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Comment: Re:This is a significant breakdown in the law (Score 1) 335

by faviann (#29926517) Attached to: New Threats Against Pirate Bay Owners
I agree with you when you say that the copyright laws need fixing. There's one "aspect" that really bothers and maybe you'll be able to answer me and correct me.

What's bothering me is that I feel comparing to murder isn't really the right way. It's more like having knives to laying everywhere on you property and people are free to use it the way they want.

So I agree they're not doing "anything to prevent" murders on their territory. Now I'll get back with my analogy later.

The Pirate Bay ( as I understand ), was first found guilty because it's considered they facilitates copyright infringement. Now here's my main question. HOW? What do they consider helps facilitating copyright infringement?

1) Is it DISTRIBUTING usermade torrents? (let's forget about tracking for now)
*I chose the word distributing instead of hosting because hosting can only be illegal if the data itself is illegal (child pornography, video of murders, etc). Remember torrents are free data so hosting is not the issue, distributing is.*

This would mean that any free data that can be interpreted to ULTIMATELY lead to copyrighted data is illegal. By interpreted I mean software and/or human interpretations alike. In the case of the thepiratebay, we can arguably say that the torrent's software interpretation (free data) "leads directly" to copyrighted data (non-free data).

If any X free data is responsible for all n level of indirection it leads to, then basically everyone on the internet is assisting copyright infringement. Example on your website (X) you have a link (1) to google (2), google can link you to thepiratebay(3), thepiratebay(3) gives you a link to a torrent(4), which gives you access to a super cool copyrighted-active movie called "RIAA - from zero to hero" (5).

What data here is the culprit of assisting copyright infringement? If we say X, then the whole internet is illegal. Somehow I doubt that is the right answer.

If we say that the the n-1 data link (where n is the copyrighted data, which is 5 in our example) is illegal because it then links "directly" (A torrent's actually far from being direct link but for the sake of simplicity of the argument) but the torrent data is considered legal (except the "link" to the copyrighted data). If you decide to extend to a n-2 responsibility, it would be easily bypassed by adding another level of indirection ( like a torrent of a torrent ) and distributing torrents (from thepiratebay) becomes legal again. The users would be the one committing the infringement. The law changing further than n-1 is not really probable since it would expose WAY to many innocent people to lawsuits ( see the joy of software patents trolls :) ).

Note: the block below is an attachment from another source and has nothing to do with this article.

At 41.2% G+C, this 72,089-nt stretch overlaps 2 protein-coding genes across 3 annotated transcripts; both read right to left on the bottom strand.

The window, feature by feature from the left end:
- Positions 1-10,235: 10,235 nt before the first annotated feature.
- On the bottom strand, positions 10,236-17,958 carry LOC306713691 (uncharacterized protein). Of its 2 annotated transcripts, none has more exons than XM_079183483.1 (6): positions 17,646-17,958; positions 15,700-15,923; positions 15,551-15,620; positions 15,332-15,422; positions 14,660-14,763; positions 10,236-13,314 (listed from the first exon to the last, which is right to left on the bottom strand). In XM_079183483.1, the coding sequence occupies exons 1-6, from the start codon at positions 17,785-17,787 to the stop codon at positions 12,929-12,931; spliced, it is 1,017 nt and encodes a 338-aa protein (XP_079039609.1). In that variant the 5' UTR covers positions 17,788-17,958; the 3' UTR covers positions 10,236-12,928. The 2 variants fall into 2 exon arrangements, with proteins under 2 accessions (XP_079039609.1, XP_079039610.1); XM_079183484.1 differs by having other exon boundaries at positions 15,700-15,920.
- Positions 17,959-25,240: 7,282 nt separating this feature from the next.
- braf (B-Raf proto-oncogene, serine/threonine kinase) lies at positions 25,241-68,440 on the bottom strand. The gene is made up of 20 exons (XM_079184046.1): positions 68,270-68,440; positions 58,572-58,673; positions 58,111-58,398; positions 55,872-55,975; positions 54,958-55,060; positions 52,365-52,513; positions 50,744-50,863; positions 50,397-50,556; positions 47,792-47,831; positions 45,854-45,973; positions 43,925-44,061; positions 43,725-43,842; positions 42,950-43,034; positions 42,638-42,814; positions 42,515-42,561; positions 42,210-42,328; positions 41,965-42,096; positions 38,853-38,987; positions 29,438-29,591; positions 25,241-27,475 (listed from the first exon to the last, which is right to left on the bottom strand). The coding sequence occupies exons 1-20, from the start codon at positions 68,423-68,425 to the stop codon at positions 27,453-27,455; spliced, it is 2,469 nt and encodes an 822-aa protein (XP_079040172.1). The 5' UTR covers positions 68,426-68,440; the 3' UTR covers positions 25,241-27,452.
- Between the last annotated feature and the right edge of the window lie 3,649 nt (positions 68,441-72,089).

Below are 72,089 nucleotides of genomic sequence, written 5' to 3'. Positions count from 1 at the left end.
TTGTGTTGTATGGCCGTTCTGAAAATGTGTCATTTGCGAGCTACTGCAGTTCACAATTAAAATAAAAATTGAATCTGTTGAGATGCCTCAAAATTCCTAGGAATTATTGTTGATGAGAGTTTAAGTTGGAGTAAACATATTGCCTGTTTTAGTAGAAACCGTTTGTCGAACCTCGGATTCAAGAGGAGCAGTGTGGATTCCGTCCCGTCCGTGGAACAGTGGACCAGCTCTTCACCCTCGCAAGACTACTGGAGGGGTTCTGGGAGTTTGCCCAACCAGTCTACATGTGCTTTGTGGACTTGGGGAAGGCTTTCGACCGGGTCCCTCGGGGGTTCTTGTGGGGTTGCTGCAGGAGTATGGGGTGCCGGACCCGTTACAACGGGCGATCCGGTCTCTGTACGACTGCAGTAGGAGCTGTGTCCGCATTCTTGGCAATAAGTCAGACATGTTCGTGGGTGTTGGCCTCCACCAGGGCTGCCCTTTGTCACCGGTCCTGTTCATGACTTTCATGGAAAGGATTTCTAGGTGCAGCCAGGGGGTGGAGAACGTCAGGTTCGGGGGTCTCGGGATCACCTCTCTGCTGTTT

Quick note, I'm talking about distributing right now, NOT tracking torrents.

I hardly understand how distributing torrents can be seen as illegal.

2) Is it tracking usermade torrents the issue?
*Let me remind you, HOSTING torrents cannot be seen as illegal as it's free data. Distribution though could be seen as illegal (see my earlier section) but I personally doubt it. So if the free files are used without distribution (hence not assisting copyright infringement per se) there can be no issue.

The only thing a tracker does ( to put it simply again ) is connection together people with the same "interest". That means is doesn't have a CLUE of what the users transfer, and it even doesn't care. You can pretty much see a tracker as an ISP, connecting you to other peers on the net. Peers can be server or other users. If you wanna take the post card analogy good. It's not the tracker's job to ensure that the data transfered between two users is legal distributing data. It's the USER'S job.

If you don't agree with that ( which is possible ), it basically means you don't agree with the architecture of the whole INTERnet; to be more precise, you don't agree with the decentralized way it works. It's quite understandanble since our "society" works in a centralized way (The Government is a good example).

The issue is, if a tracker is the one considered responsible the ISP will quickly have the same level of responsability ( if you want me to explain why they are so related, ask me. I'll make another post later :P). That would basically mean to restructure the whole internet.

While it can be seen as a solution, I personally think it would be to only apply the patch to forget about the root issue. The business model of the RIAA, MPAA, CRIAA, IFPI and all associations. What they are offering should be considered a service not a product. That's another debate and I don't feel like entering into it. so forget the part about business models. What I ultimately mean is I consider it's not addressing the right issue by giving the legal responsability to trackers/ISP to work as the police and investigators. It's ultimately shifting the cost from a business to a tracker/ISP because of a not clear issue.

So finally what I'm asking is what am I seeing wrong, what is it that they're doing that is considered assisting copyright infringement? To retake my knife analogy, you would be responsible if someone stole your knife and killed someone with it. Yeah I agree the analogy sucks but tbh I feel like the one about murder is worse. :) I'm not trying to discredit the rest of your post though.

Someone is unenthusiastic about your work.

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